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I've seen many youtube videos where a citizen refuses to answer a cops questions. This one particularly stood out as it seems the person is intentionally trying to get the cops attention then refuse to answer there questions.

In the US (and in Canada) can a cop do anything if the citizen refuses to answer questions and they weren't certain he was doing something illegal? Also, must a cop answer "yes" or "no" when asked if they are detaining you? For example when the cop asked "have you been drinking?" and the guy says "am I being detained?" could the cop just not say yes or no (for example reply with the question "were you at a bar")?

Are technically cops powerless unless they catch you in the act of a violent crime?

I'm wondering, people like this are wasting a valuable resource, what laws could be passed so cops could charge him? Do these things not count as obstruction of justice?

  • It will depend on the circumstances. In the UK you don't always have to disclose your name, even if you are being searched. In the UK you will be told if you are being detained or arrested. – Terry Dec 10 '15 at 11:10
  • @Terry in the US, you are also told when placed under arrest, but detention is slightly more subtle. If a cop stops you on the street in the UK because you match the description of, say, a robbery suspect, what will they tell you to inform you that you are being detained? – phoog Dec 10 '15 at 16:58
  • @phoog I may be wrong because I'm new to this, but we would just tell you that you are being detained. If it was for something serious there would be an arrest to allow prompt investigation. – Terry Dec 10 '15 at 17:19
  • In the UK as far as I'm aware you don't have to disclose your name even if you are arrested or charged with a crime. I think your chance of being released on bail is pretty much zero if you don't give your name. Some arrestees have used this tactic deliberately to force the police into a deciding on the same day whether to charge them with a crime or not. – bdsl Mar 21 '16 at 22:32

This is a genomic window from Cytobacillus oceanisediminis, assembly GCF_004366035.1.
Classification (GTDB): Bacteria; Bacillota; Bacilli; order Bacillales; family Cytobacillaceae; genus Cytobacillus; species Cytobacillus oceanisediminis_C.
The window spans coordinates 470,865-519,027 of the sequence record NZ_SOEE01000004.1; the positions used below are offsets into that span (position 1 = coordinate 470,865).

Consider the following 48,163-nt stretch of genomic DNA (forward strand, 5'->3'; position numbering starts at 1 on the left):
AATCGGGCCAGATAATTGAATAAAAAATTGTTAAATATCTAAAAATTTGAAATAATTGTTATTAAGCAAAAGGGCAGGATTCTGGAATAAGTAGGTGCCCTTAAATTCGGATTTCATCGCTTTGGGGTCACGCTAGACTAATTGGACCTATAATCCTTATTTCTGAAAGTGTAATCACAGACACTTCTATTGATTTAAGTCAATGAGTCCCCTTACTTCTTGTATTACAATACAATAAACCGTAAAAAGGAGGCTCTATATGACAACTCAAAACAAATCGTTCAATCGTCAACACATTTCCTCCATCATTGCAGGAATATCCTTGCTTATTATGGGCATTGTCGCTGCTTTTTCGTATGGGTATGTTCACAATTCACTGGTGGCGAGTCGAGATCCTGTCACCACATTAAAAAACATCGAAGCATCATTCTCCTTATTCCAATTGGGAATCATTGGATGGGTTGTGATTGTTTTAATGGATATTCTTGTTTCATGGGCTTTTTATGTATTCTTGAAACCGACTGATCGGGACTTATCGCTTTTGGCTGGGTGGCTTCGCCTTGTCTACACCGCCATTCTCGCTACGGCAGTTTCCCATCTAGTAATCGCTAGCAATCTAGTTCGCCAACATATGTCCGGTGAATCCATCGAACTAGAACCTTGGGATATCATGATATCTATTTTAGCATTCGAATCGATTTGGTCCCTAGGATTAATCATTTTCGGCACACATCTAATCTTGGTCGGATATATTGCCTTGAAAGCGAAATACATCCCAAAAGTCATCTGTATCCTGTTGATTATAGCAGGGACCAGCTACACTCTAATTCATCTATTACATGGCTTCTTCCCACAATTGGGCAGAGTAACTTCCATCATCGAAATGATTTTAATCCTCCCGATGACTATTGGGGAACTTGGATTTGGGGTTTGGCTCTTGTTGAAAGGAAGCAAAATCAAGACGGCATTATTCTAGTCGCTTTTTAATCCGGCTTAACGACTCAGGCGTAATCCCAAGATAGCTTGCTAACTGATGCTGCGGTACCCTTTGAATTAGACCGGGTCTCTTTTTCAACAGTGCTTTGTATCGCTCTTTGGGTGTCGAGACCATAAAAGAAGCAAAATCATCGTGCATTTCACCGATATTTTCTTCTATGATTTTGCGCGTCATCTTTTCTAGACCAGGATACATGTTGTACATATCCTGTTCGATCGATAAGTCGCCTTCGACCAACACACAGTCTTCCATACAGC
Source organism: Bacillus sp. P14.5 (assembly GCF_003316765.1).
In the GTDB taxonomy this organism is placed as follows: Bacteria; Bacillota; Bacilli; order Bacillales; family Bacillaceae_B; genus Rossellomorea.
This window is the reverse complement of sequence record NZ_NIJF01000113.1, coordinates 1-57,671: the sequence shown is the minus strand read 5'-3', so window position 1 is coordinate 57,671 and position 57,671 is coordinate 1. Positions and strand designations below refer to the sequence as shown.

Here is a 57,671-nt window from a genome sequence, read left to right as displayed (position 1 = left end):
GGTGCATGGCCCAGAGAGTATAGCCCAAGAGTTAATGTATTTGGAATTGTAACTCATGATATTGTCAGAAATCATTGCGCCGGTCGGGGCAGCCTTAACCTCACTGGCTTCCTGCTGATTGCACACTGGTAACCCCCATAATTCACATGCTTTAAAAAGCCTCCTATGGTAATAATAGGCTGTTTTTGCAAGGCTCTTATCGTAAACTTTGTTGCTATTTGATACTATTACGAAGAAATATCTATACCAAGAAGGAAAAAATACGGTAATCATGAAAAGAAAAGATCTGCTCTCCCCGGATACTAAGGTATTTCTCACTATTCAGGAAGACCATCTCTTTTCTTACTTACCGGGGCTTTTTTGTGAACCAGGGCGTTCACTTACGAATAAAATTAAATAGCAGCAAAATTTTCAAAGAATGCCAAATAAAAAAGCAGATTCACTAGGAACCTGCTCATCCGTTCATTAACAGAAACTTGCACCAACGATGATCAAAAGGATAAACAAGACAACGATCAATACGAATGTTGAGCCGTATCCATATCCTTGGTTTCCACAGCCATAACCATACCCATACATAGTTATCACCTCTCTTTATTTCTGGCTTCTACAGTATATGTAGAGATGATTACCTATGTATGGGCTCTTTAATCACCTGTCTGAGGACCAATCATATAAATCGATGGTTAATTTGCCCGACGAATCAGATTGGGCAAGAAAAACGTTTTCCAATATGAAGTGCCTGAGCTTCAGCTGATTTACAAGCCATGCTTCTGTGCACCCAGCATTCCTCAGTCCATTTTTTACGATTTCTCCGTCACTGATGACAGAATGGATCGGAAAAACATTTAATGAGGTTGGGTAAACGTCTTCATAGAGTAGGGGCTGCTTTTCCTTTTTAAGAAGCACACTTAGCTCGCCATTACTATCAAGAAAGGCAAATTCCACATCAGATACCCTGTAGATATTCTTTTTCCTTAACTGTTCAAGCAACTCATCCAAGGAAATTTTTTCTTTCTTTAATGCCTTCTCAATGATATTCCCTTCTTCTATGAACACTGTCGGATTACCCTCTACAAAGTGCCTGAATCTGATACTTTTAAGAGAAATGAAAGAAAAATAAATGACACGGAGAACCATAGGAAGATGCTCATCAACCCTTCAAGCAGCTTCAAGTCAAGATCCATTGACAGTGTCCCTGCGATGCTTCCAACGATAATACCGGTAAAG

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Cops in the US aren't powerless if they didn't catch you in the act of a violent crime. They may detain you on reasonable suspicion that you committed, are committing, or are about to commit a crime; powers of arrest vary a bit by state, but in general they may arrest pursuant to an arrest warrant, or for any offense committed in their presence, or when they have probable cause to believe that a felony was committed and the person they're arresting committed it.

If a cop doesn't have reasonable suspicion based on articulable facts (not a hunch, not "he's in this neighborhood while black," but actual facts that give rise to the reasonable suspicion), he cannot legally seize you and prevent you from leaving. However, the question of reasonable suspicion is not one he needs to justify to the person he's detaining; it's something which is meant to be challenged in the courts, and attempting to judge it for yourself on the street will result in you becoming familiar with some of the tools cops have on their belts. A cop doesn't strictly need to answer "am I being detained," but if they say "yes" then there's really nothing you can do about it.

Because cops can't stop you without reasonable suspicion, they can't force you to identify yourself without it. With it, some states let them force you to identify yourself (and all allow them to do so while you're driving). Cops can never force you to answer questions that might incriminate you; if a cop asks you if you've been drinking, you have the right to refuse to say "yes" or "no." You can't legally be punished for exercising your rights; that's not to say you won't be (if a cop gets angry at you and tases you, that's not legal, but you still got tased), but it's not legal to be.

If the person refuses to answer questions, and the cop doesn't have grounds to do anything more, the cop has two excellent legal options: first, the cop can continue to ask questions for a bit (although detentions on reasonable suspicion can't go on too long), and second the cop can let you go.

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Police must find reasonable suspicion to detain you. And they must find probable cause to obtain a search warrant or arrest you.

That said, all police encounters can potentially be problematic. See the two following questions and answers.

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